When I turn to the world they gave me this advice

They said boy you just follow your heart
But my heart just led me into my chest
They said follow your nose
But the direction changed every time I went and turned my head
And they said boy you just follow your dreams
But my dreams were only misty notions

My response would echo that of Mullins':
But the Father of hearts and the Maker of noses
And the Giver of dreams He's the one I have chosen
And I will follow Him

Saturday, July 19, 2008

My wake up call - to a healthier me

This was Thursday, July 17th, the day I realized I had to make a choice. I've been thinking about it a long time. In the past, at certain times, I had made the choice and then quit.

Anna, my 8yo, had informed me the night before that she needed to exercise in the morning. "Mom, in the morning, can I unroll the exercise mat and you put on an exercise DVD and we can exercise together?"

"Probably not tomorrow morning, hon."

In the morning, Anna came into my bedroom dressed in her leotard and asked again, "Can you put on an exercise DVD?"

I groaned, told her to put on socks and shoes and rolled out of bed to put on an exercise DVD. I started it for her and then WENT BACK TO BED. I didn't even bother to join her.

What had happened to me?

Over the years, I've been an on-again, off-again exerciser. My longest stint was the fall-winter of 2006-2007. I exercised every morning with my exercise video (except Sundays and an occasional Saturday). When my kids woke up, they sometimes joined me. I was doing great, until it got hot and I got sick. Once I hadn't exercised for a few days, it was easier not too. So, since June of 2007, I've been telling myself I need to exercise every time my alarm goes off in the morning.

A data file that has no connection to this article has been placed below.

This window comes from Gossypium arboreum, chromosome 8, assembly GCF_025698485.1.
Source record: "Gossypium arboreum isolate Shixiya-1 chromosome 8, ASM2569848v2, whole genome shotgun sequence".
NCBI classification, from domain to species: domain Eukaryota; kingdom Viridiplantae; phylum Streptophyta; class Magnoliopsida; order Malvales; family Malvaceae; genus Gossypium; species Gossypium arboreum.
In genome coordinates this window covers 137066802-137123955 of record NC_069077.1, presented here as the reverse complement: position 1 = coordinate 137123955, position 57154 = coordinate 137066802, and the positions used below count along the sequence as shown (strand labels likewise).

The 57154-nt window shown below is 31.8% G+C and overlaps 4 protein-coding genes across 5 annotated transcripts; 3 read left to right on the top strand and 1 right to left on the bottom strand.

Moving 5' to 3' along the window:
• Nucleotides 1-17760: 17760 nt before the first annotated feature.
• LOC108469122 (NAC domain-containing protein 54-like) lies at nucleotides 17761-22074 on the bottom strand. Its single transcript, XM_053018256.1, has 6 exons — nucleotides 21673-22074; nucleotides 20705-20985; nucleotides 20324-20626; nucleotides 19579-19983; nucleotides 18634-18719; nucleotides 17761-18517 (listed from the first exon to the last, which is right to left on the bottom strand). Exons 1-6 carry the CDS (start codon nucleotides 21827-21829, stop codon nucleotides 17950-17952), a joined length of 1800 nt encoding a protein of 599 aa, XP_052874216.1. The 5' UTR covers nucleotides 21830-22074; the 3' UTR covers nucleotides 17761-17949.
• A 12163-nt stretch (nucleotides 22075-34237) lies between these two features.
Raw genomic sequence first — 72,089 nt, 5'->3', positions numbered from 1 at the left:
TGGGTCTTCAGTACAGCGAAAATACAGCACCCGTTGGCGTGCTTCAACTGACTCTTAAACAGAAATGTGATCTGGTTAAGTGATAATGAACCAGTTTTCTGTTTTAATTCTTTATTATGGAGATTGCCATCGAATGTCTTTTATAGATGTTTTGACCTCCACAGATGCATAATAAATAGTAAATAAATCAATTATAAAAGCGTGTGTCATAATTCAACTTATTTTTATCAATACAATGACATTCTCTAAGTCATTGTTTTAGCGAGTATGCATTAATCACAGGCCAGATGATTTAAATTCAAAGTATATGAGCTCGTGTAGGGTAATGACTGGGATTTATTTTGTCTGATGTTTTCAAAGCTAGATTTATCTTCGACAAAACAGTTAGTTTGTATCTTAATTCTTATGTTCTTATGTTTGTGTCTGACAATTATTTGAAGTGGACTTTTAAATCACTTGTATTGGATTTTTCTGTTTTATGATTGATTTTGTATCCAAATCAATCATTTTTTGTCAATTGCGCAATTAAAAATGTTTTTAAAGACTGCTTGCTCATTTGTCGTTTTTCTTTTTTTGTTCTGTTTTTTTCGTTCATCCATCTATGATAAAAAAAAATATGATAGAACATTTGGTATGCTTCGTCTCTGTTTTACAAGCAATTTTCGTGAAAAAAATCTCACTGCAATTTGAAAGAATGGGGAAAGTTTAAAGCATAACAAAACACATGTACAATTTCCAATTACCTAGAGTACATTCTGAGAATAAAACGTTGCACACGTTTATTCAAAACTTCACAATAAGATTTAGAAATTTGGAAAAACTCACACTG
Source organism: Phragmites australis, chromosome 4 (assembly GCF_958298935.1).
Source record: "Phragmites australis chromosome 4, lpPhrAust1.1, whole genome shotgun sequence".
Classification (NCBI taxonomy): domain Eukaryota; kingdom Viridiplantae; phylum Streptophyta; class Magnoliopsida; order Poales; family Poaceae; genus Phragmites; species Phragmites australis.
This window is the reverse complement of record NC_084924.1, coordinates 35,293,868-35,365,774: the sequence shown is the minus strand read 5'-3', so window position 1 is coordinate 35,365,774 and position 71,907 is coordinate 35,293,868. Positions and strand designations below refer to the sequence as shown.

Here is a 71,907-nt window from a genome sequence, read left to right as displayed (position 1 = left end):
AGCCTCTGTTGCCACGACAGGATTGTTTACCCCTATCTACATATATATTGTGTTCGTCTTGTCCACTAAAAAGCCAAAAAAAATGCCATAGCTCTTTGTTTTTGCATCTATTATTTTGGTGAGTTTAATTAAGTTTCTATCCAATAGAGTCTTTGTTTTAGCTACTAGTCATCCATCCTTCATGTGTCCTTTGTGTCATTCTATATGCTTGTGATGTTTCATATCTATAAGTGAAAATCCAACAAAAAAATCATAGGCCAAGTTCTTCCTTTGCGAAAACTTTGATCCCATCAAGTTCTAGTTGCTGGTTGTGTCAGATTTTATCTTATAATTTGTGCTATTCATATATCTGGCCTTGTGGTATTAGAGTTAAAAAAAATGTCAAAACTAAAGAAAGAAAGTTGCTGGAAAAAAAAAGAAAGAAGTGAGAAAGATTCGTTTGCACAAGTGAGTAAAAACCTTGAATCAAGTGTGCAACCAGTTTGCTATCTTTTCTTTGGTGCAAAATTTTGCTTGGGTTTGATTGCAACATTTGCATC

Telling myself, yet choosing to stay in bed instead. My eating habits tend to follow my exercise habits, so I started eating worse and worse.

Amazingly enough, I've kept off most of the weight I lost (about 15 lbs), but did gain about an inch or so in my waist, so all my 'new' clothes barely fit.

So, now it's time to try something new. I was lifting & doing cardio exercises with, but not intervals. I'm studying my Fit Yummy Mummy book this weekend, and plan to start Monday morning.

Honestly, I dread the learning curve. But, I see the results my friend Angela has had, and have hope for me.

Last fall, Lydia, my 6yo, asked me, "Mommy, do you remember when you used to get up an exercise? You should do that again."

Yes honey, I should. And I will.

Saturday, July 12, 2008

Some thought-provoking quotes

I've just finished reading Nurtured by Love by Shinichi Suzuki. A piano teacher I've been talking with recommended I read it.

I realized how western my mindset is while I was reading this book. I found I had to lay it down frequently because I was irritated by the wanderings of Suzuki's mind. In one part, he started a story about an expedition he was on in Japan, followed his thoughts down many different roads and finished the story quite a few pages later.

However, he said a few things that caught my attention and made me think:

pg 54 "Whatever work it may be, the way to success is, after all, to stick to one's intentions to the very last. Everyone is able to do it; it depends only on one's will."

Pg 56 "Without stopping, without haste, carefully taking a step at a time forward will surely get you there."

pg 89 "Harmony - in order to achieve it, one person must gracefully give in to the other, and it is nobler to be the one who gives in than the one who forces the other to give in."

pg 99 "There is no merit in just thinking about doing something. The result is exactly the same as not thinking about it. It is only doing the thing that counts. I shall acquire the habit of doing what I have in mind to do."

pg 106 "Children are really educated in the home..."